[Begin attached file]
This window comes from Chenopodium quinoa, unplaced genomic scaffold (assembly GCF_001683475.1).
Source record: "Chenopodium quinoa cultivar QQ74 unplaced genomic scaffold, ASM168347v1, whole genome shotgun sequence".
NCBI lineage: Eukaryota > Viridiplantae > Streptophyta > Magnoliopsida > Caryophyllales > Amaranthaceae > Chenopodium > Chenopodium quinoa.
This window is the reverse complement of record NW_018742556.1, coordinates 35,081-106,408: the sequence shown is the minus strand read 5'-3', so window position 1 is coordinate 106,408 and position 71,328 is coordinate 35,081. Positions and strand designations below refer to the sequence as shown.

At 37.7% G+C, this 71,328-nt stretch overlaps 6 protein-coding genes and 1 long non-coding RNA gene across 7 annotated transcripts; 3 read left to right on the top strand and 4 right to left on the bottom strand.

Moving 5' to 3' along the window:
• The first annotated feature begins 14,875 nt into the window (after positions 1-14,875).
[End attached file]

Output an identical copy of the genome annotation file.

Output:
This window comes from Chenopodium quinoa, unplaced genomic scaffold (assembly GCF_001683475.1).
Source record: "Chenopodium quinoa cultivar QQ74 unplaced genomic scaffold, ASM168347v1, whole genome shotgun sequence".
NCBI lineage: Eukaryota > Viridiplantae > Streptophyta > Magnoliopsida > Caryophyllales > Amaranthaceae > Chenopodium > Chenopodium quinoa.
This window is the reverse complement of record NW_018742556.1, coordinates 35,081-106,408: the sequence shown is the minus strand read 5'-3', so window position 1 is coordinate 106,408 and position 71,328 is coordinate 35,081. Positions and strand designations below refer to the sequence as shown.

At 37.7% G+C, this 71,328-nt stretch overlaps 6 protein-coding genes and 1 long non-coding RNA gene across 7 annotated transcripts; 3 read left to right on the top strand and 4 right to left on the bottom strand.

Moving 5' to 3' along the window:
• The first annotated feature begins 14,875 nt into the window (after positions 1-14,875).